Thursday, May 17, 2018

Cartesian couples: No 1 the prima donna and the tenor



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I  have been frolicking around for the last day or so amongst the early stars of the D’Oyly Carte touring companies. Mr Clowes alerted me to the fact that I really didn’t know a whole lot about these folk, who, after all, were playing leading roles in major cities for, sometimes, hugely extended periods: as much the backbone of the worldwide explosion of the popularity of the works of Gilbert and Sullivan as were the Opera Comique team.

Well, I daresay if I should live through the winter, I’ll get to them all, in time. But today I started in Torquay. Why? Because that’s where the Carte tour was playing on 1881 census night. And I lighted on Mr John W Beckwith and Mr George W Morgan, conductor Patrick Halton (of blackmailing memory), and the performers Mr George B Browne (‘born America, 28’), and Mr and Mrs King … all in the same hotel. Well, that was enough to start with. I would ‘do’ the very newlywed Kings, and … well, Mr Browne married (yes, actually married) a company member the following year, so two pairs …

Two pairs that could not be more different. One clear, correct, honest, monogamous, fruitful … the other, oh! What a tangled tale of lies, fakes, intrigues and weird fortunes.

So, of course, we’ll start with the straightforward pair. Would you believe it – the tenor and the leading lady! ‘Ethel McAlpine’ has a very special place in Cartesian history. From the moment that she, a widow lady of 27, took to the stage as deliciously soprano Josephine in HMS Pinafore until her ‘retirement’, as a komische Alte, 27 years later (Lady Vernon in Haddon Hall, Barbara in The Belle of Cairo &c), she worked widely as a singer and actress in the British musical theatre, to largely splendid reviews. Her husband, ‘James Sydney’, was not as durable, but he too was a long-time member, as performer and company manager, in the Carte companies.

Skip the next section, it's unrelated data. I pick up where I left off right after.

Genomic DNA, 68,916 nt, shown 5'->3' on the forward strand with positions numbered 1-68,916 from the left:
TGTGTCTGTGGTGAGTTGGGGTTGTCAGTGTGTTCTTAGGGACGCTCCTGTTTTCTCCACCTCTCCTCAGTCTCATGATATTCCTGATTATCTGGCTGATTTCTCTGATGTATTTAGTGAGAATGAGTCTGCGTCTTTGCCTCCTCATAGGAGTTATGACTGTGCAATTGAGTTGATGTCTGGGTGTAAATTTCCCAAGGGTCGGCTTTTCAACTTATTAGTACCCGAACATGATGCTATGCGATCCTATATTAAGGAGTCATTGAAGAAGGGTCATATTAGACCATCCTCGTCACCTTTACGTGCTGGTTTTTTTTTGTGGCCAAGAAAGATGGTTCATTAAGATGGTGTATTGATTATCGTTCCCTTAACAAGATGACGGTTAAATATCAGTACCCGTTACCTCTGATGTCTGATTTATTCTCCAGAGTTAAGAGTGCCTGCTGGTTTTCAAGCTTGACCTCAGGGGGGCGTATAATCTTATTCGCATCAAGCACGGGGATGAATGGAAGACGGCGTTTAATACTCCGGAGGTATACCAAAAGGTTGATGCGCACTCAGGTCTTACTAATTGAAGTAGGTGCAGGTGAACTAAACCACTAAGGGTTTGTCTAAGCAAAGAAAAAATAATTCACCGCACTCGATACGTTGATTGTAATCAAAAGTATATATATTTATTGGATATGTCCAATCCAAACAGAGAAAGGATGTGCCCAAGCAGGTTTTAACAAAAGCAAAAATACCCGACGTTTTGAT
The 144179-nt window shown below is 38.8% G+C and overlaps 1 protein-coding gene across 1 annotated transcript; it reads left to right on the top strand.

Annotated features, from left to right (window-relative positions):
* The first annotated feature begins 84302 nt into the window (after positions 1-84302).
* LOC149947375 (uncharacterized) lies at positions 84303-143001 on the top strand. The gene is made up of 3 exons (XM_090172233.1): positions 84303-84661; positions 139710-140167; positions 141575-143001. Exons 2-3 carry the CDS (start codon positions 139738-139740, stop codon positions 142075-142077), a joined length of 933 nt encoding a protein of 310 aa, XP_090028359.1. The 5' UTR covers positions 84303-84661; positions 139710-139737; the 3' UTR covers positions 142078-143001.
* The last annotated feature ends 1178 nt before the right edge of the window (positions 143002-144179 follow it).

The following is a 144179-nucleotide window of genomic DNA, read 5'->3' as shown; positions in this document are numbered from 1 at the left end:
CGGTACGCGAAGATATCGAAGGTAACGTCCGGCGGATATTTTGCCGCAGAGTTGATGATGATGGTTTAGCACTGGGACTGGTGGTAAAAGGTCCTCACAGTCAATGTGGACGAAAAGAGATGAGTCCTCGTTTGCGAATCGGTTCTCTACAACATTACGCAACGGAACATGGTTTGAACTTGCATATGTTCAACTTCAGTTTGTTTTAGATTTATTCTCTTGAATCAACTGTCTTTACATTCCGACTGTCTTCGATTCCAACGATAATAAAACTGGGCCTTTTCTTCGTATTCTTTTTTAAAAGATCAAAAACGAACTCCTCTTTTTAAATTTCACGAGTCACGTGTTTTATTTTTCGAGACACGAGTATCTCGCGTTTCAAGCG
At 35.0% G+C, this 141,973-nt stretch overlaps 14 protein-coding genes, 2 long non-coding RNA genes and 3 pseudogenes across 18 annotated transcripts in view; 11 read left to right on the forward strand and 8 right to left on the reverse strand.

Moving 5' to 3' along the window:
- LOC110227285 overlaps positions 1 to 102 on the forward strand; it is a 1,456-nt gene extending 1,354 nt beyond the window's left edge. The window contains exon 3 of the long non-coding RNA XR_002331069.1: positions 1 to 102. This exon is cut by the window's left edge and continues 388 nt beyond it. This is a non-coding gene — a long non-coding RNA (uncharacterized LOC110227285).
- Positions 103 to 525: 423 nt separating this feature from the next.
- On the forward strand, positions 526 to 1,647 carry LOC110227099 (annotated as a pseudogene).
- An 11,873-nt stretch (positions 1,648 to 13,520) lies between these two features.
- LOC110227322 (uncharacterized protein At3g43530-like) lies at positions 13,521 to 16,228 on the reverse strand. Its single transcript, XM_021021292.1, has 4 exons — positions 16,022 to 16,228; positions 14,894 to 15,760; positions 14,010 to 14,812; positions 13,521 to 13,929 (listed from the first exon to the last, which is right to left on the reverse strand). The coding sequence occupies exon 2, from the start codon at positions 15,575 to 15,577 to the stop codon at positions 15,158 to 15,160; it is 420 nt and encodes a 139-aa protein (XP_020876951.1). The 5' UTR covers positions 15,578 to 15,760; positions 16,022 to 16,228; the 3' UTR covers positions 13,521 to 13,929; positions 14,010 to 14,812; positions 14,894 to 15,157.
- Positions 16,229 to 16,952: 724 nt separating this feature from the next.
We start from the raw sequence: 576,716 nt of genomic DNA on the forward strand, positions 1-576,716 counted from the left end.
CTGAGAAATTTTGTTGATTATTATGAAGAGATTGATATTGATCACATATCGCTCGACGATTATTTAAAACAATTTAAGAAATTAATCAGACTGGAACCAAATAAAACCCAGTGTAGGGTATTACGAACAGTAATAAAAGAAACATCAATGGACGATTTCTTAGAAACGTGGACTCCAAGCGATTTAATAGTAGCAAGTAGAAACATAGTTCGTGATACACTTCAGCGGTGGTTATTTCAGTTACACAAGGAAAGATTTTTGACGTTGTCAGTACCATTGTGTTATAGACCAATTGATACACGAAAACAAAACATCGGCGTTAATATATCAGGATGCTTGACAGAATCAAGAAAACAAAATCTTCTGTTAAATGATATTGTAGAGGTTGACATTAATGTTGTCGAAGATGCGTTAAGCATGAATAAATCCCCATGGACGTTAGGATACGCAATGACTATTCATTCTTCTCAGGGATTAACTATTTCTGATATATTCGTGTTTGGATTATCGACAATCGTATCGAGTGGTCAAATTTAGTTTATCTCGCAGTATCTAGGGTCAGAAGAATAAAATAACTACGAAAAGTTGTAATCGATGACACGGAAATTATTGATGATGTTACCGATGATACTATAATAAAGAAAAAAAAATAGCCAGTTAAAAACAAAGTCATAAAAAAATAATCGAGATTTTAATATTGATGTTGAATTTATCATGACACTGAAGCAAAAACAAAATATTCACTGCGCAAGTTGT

Once again, I’m going to refer you to the David Stone pages for the details of the pair’s careers, but we’ll just tidy up my ‘who was?’ department.

‘Ethel’ never made any secret of the fact that she was born Edith Jane Murray, 2 February 1853, in Rutland Street, London, daughter of William Murray (professor of music) and his wife, Eliza Ann née Sanderson. What she didn’t explain – why should she? – is why and how, in 1874, she married Captain (to be) James Robert Yule (b Inverleith 24 February 1845) of the East India Company, in Edinburgh. Mr Yule, ‘one of the Udn[e]y Yules’, had been employed, like so many of his family, by John Company since 1859, but he seems to have spent sufficient time in the mother country. Whether Edith went to India with him, I know not, but the marriage was not destined to last. James died in London, 22 March 1878, aged 37. And Mrs Yule went from being an army wife to being a stage performer (Asbestos, a pirate in Liverpool's Robinson Crusoe) and then a comic opera leading lady. And, pretty soon (2 April 1881) she married her tenor. They had a son Sidney Graham Murray in 1882, and a daughter Edith Margaret 4 April 1884 …

And here David steps in with his lengthy career details …

‘James Sydney’ was Sidney James King, son of Thomas Graham King (1814-1896), silk warehouseman, of Teddington, Mddx. I see in the 1851 census that he was 3 months old, so he was born circa 1850-1851. His career began before 1876, at which time he was advertising ‘having just returned from America … agent Mr D’Oyly Carte’. I see him appearing in Carte’s Happy Hampstead with Kate Santley in 1877. From there on he was muchly with Carte’s companies.

Sidney died at just 48, in 1898. A death certificate at 10 quid would tell us why. And Edith trouped on for another decade before settling up Blackpool way …

Son Sidney did a stint in the Carte chorus, and later switched to the management side. I haven’t looked for daughter Edith …
Edith-Ethel died in her son’s house at Lytham St Anne’s 6 January 1933, aged 79.


So, that’s the straightforward couple. As for the baritone and the contralto ..,. oyyyyyy! ... they can wait till tomorrow … I’m bracing myself …











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